This video shows the strength of one voice and the powerful simplicity of a heartfelt message. The lyrics, which state, “We are here for all of us” remind me of how Isatou speaks when she lays out her vision for Njau, for Gambia, and the future. Just as Isatou works in Gambia to get people talking about tough issues, Alicia Keys also does in this song. It reminds me that making art — books or otherwise — is a reflection of both the outside world and our inner hope.



miranda and friend

Thanks for letting me share and I hope these songs inspire you to go out and “be the change” in your part of the world. In fact, that local book launch I mentioned isn’t just limited to locals. Anyone can participate in the online Bn.com fundraiser — buy anything and use code 11517257 at checkout from 2/21-2/26 and 20% of your purchase will benefit Books for Africa, Inc. (More info here.)

Author bio:

mirandaMiranda Paul has been an avid recycler since elementary school, when she won a contest by transforming a discarded cereal box into a beautiful holiday ornament. She still loves rummaging for treasures but now spends most of her time teaching and writing. Over the past decade, Miranda has traveled to the Gambia as a volunteer teacher, a fair‐trade and literacy advocate, a freelance journalist, and more. Miranda lives in Green Bay, Wisconsin, with one husband, two kids, ten bookcases, and a hundred new ideas. Find her online at www.mirandapaul.com and find out more about this book at www.oneplasticbag.com.


Debut Author Interview, Mardi Gras Style!

This week we are so excited to welcome debut picture book author Keila Dawson! Keila’s book, The King Cake Baby, is her debut picture book. And she’s having the best author tour ever! With a book fit for New Orleans and Mardi Gras, she’s gotten to spend time signing books in the city of crawfish, purple and gold beads, and of course, King Cakes! Thank you Keila for stopping by my blog to answer some questions. I am so excited for you and your book.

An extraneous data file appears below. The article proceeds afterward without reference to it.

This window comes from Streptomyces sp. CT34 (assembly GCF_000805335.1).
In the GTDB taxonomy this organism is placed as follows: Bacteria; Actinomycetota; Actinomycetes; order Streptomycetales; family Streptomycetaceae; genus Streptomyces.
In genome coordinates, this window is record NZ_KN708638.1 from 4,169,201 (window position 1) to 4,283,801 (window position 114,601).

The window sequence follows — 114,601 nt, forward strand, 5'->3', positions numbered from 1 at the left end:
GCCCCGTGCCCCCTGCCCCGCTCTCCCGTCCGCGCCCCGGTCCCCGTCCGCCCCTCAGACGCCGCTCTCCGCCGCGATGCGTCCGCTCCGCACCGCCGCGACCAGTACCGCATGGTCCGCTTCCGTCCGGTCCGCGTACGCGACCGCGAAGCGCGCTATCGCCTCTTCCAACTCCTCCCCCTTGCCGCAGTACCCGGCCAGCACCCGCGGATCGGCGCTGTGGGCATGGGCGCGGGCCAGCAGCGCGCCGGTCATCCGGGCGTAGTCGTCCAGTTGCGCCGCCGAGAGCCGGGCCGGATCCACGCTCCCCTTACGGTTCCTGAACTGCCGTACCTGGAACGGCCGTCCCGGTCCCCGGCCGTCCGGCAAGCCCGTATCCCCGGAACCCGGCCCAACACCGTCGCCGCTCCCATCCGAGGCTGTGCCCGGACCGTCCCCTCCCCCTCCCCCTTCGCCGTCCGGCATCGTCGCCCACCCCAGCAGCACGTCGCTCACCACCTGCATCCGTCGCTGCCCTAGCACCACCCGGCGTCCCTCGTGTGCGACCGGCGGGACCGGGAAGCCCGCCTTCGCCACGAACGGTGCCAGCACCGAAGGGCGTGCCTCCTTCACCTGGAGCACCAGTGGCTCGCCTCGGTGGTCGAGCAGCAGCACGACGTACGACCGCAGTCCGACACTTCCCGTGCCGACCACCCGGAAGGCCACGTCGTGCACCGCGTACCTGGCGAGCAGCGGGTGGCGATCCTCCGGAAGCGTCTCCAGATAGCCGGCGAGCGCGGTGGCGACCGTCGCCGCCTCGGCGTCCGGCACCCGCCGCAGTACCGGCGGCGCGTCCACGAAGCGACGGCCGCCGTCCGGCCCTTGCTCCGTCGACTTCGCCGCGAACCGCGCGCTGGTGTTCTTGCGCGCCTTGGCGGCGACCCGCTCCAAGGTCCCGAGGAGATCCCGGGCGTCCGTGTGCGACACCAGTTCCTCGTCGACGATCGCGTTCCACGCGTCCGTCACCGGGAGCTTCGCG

What inspired this book?

The inspiration to write THE KING CAKE BABY came from two different experiences. The first inspired me to seriously consider writing. It happened while on a trip with girlfriends.  We all shared things we’d always wanted to do but had not accomplished. I said I wanted to write a children’s story and have it published. But I didn’t have an idea.  The second experience inspired the story idea.  In January 2013, just like the old woman in the book, I decided to make a king cake during Carnival season. When I went to the kitchen drawer to get the baby that belonged inside the king cake, I couldn’t find one. I panicked. I wanted to mail the cake to my daughter who attended college out of state. But without a little plastic baby to hide inside, it wouldn’t be a king cake! And I said out loud something like, “I know you were in there baby where’d you run off to?” And thought, that’s it, there’s my story idea, a New Orleans gingerbread man tale retold.

How long did it take you to write it?

I wrote the first draft the same January night the idea came to me. I started subbing the manuscript to publishers by the end of that month.

How did you know which publishing house to send it to? What was your research process like?